My experience in particular falls in a strange middle ground between formal diagnosis in childhood and formal diagnosis in adulthood, which has helped shape my view of diagnosis as a set of experiences rather than a binary. The common narratives of formal diagnosis tend to place professional assessment at either 3 to 5 years of age at the request of the caregiver[s], or anywhere from the 30s onward initiated by the Autistic person in question. I have met very few people who have experienced what I have — an undiagnosed childhood, followed by a professional diagnosis that, while still initiated by me, had to meet with the approval of caregivers. Being in adolescence, I had the self-awareness to recognize my need for supports, but not the legal agency of an adult to pursue those supports autonomously. In the years between my initial self-discovery and the formal assessment of my late teens, I relied heavily on the support of peers and mentors with whom I found community.
Autistic people taught me about myself. Autistic people taught me how to understand the way I move through the world, how I react to stress, why I have always felt separated from those closest to me. Through online fora like Tumblr or Twitter, and through publications in print and e-book format, I began to learn about myself in ways I’d previously thought I never would. I did not come up as an Autistic teenager on my own, despite the stereotype of Autistics as isolated and unfriendly. In my view, it would be disrespectful of these peers and mentors to claim that hard-won wisdom as purely my own. I owe an immeasurable debt of gratitude to those who first identified me as potentially Autistic, and to those who helped me learn how to advocate for myself and to adapt the world to fit my needs while I fought for a formal diagnosis.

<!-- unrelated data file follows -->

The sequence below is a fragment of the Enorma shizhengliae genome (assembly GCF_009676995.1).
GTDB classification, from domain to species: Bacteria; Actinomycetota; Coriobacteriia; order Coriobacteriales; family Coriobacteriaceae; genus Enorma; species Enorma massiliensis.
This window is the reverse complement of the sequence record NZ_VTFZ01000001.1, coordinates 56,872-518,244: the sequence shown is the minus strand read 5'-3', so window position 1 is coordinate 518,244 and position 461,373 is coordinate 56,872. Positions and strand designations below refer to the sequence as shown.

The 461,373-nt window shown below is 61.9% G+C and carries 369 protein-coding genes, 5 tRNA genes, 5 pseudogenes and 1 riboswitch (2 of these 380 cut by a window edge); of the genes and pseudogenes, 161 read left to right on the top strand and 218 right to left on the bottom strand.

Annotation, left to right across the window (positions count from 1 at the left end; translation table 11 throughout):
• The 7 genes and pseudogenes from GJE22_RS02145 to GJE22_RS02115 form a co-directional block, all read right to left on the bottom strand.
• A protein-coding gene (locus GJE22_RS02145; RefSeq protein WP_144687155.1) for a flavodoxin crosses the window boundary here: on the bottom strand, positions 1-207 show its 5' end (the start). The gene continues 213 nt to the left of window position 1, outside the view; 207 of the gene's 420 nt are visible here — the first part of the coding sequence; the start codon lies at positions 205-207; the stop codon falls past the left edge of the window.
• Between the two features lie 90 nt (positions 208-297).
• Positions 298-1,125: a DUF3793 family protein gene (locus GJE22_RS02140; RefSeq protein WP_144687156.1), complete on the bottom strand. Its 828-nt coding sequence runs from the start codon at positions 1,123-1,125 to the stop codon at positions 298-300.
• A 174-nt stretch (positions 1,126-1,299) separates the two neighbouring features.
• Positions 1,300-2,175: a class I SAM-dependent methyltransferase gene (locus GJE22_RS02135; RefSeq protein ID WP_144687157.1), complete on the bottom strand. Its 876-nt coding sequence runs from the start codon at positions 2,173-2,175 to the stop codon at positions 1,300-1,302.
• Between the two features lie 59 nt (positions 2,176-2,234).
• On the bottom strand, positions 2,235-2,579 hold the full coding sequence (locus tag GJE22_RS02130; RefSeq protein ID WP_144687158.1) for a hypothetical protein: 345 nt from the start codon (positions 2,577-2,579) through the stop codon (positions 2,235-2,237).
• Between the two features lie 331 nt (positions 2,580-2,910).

Sometimes, it seems the Autistic world is split between those who cleave to the medical model, and those who don’t (and place different kinds of diagnosis in a hierarchy accordingly). I find myself somewhere in the middle, as someone who has experienced many kinds of diagnosis firsthand. Self-diagnosis is wonderfully empowering, but there is an inherent fallibility to self-assessment. By nature, we cannot be fully cognizant of the intricacies of autism as they manifest in ourselves. On the other side of the coin, professional diagnosis uncovered aspects of myself that I did not have the self-awareness to discover on my own, but the process was dehumanizing in the extreme. While these two models of diagnosis complement each other extremely well, they also typically miss a vast grey area into which many members of the Autistic community fall.
There are ways to emphasize Autistic autonomy and the capacity for self-assessment while still recognizing the role that external community members often play. Accordingly, there are ways to honor the gift of external recognition while simultaneously acknowledging the individual’s active claiming of Autistic identity. The idea of community diagnosis hinges on recognizing both of these statements as true. Members of the community may light the torch, so to speak, in the newcomers’ understanding of themselves as Autistic, but in order for the community diagnosis to take hold or be complete, the newcomers must respond to that by claiming Autistic identity for themselves, either in private or in public.
There are as many ways to come to the claiming of an Autistic identity as there are ways to be Autistic. The self/professional binary of diagnosis needlessly stratifies the Autistic community into hierarchies of community, minimizes the role that community plays in the formation of Autistic identity, and fails to describe the experience of the vast majority of Autistics. Community diagnosis, as well as other models of diagnosis that are as of yet unnamed, represents one potential avenue through which we can collectively dismantle this false binary.